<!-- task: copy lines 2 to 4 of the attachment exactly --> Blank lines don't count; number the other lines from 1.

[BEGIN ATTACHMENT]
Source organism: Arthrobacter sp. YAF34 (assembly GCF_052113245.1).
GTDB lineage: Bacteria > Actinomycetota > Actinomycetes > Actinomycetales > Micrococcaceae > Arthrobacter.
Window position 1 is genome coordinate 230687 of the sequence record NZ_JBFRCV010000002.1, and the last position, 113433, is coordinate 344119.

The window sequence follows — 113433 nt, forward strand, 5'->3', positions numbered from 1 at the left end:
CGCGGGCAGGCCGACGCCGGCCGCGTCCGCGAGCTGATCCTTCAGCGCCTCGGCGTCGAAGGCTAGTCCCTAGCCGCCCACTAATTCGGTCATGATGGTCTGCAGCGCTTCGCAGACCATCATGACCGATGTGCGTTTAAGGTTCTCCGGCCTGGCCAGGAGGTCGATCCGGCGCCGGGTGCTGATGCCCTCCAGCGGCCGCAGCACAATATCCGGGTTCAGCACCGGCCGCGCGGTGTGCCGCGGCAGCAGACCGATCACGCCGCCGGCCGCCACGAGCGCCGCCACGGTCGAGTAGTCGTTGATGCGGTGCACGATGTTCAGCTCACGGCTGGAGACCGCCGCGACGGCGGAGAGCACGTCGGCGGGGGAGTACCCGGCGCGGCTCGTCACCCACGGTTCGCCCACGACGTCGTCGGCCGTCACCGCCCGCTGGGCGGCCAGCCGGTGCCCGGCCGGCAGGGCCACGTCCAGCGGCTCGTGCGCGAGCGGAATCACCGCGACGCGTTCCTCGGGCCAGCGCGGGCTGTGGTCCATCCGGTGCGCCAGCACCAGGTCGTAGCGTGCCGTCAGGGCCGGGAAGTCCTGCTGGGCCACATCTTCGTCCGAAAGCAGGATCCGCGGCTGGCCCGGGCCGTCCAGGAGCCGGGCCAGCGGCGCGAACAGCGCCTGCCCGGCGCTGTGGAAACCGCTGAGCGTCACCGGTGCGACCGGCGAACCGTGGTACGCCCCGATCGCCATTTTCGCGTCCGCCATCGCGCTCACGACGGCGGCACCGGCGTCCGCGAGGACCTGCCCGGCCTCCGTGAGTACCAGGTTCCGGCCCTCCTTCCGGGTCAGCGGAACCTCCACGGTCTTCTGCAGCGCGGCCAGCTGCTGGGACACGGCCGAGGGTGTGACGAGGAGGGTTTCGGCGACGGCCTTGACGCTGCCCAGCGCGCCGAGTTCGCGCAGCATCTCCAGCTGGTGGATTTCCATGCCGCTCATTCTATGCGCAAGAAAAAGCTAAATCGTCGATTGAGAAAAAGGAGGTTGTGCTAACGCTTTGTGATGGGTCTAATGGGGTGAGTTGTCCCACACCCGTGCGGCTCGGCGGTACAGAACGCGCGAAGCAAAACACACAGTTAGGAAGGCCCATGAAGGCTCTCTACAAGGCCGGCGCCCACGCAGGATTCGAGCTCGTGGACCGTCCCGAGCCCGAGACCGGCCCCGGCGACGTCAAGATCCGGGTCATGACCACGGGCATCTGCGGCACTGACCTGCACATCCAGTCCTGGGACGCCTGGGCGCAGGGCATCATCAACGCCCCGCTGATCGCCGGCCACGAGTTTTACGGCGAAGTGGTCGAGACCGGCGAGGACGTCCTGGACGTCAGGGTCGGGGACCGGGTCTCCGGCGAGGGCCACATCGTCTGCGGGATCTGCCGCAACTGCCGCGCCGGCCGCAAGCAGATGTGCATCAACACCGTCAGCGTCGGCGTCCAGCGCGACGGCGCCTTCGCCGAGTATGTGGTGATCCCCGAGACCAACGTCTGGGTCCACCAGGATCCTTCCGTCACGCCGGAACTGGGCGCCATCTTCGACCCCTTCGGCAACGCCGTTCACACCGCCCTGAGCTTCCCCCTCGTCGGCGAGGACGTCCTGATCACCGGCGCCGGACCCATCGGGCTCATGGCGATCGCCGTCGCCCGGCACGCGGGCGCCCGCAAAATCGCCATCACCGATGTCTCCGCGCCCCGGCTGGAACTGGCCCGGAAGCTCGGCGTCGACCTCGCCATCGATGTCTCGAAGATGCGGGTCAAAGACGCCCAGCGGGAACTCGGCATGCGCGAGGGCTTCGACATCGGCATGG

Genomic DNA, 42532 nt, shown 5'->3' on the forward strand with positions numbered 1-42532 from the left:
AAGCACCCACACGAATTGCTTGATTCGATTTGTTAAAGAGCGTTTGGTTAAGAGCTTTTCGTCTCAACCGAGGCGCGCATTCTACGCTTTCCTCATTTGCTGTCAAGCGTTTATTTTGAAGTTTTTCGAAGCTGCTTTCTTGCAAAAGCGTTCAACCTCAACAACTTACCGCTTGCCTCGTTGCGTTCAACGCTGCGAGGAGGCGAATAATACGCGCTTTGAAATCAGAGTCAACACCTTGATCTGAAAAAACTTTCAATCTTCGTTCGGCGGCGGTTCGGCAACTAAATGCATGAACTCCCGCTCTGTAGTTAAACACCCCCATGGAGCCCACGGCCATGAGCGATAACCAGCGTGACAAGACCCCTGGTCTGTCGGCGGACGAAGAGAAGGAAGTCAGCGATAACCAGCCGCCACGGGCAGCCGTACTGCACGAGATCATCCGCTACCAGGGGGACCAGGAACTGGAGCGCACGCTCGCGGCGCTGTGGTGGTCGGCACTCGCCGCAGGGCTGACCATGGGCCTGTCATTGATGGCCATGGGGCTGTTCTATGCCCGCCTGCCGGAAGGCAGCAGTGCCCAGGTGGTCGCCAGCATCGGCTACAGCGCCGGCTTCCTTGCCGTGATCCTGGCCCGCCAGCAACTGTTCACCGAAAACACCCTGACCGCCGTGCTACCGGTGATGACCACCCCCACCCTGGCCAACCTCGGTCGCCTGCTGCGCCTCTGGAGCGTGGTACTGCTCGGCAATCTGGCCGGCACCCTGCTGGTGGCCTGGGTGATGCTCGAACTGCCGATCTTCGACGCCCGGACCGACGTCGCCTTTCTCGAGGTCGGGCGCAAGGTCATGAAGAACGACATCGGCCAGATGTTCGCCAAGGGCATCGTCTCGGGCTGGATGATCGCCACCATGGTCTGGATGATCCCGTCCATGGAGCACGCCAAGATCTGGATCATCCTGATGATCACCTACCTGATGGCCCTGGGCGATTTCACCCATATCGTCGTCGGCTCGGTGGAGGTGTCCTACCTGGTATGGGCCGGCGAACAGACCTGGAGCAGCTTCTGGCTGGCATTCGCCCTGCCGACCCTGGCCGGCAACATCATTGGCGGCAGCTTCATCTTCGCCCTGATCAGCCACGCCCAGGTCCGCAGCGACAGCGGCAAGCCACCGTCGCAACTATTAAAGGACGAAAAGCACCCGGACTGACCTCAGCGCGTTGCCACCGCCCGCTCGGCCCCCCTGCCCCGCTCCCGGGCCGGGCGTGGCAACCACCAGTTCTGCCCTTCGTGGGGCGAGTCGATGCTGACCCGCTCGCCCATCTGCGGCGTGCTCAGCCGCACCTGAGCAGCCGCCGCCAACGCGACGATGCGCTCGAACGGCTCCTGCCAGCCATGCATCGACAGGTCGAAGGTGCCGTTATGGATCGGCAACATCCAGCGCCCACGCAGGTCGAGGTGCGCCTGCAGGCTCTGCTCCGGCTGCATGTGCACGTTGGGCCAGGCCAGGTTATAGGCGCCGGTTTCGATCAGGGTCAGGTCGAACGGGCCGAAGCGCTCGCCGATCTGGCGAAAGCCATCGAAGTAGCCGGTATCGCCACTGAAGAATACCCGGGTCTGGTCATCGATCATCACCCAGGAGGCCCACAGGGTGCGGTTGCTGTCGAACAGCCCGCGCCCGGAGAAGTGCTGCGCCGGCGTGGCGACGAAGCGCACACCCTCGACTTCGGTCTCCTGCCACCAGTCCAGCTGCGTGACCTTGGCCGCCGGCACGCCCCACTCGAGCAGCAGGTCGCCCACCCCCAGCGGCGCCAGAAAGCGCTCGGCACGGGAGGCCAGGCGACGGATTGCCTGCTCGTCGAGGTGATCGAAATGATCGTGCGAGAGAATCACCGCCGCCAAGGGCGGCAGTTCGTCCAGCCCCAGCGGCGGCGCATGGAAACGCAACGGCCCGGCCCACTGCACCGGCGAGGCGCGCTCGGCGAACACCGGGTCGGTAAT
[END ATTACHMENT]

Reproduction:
GTDB lineage: Bacteria > Actinomycetota > Actinomycetes > Actinomycetales > Micrococcaceae > Arthrobacter.
Window position 1 is genome coordinate 230687 of the sequence record NZ_JBFRCV010000002.1, and the last position, 113433, is coordinate 344119.

The window sequence follows — 113433 nt, forward strand, 5'->3', positions numbered from 1 at the left end: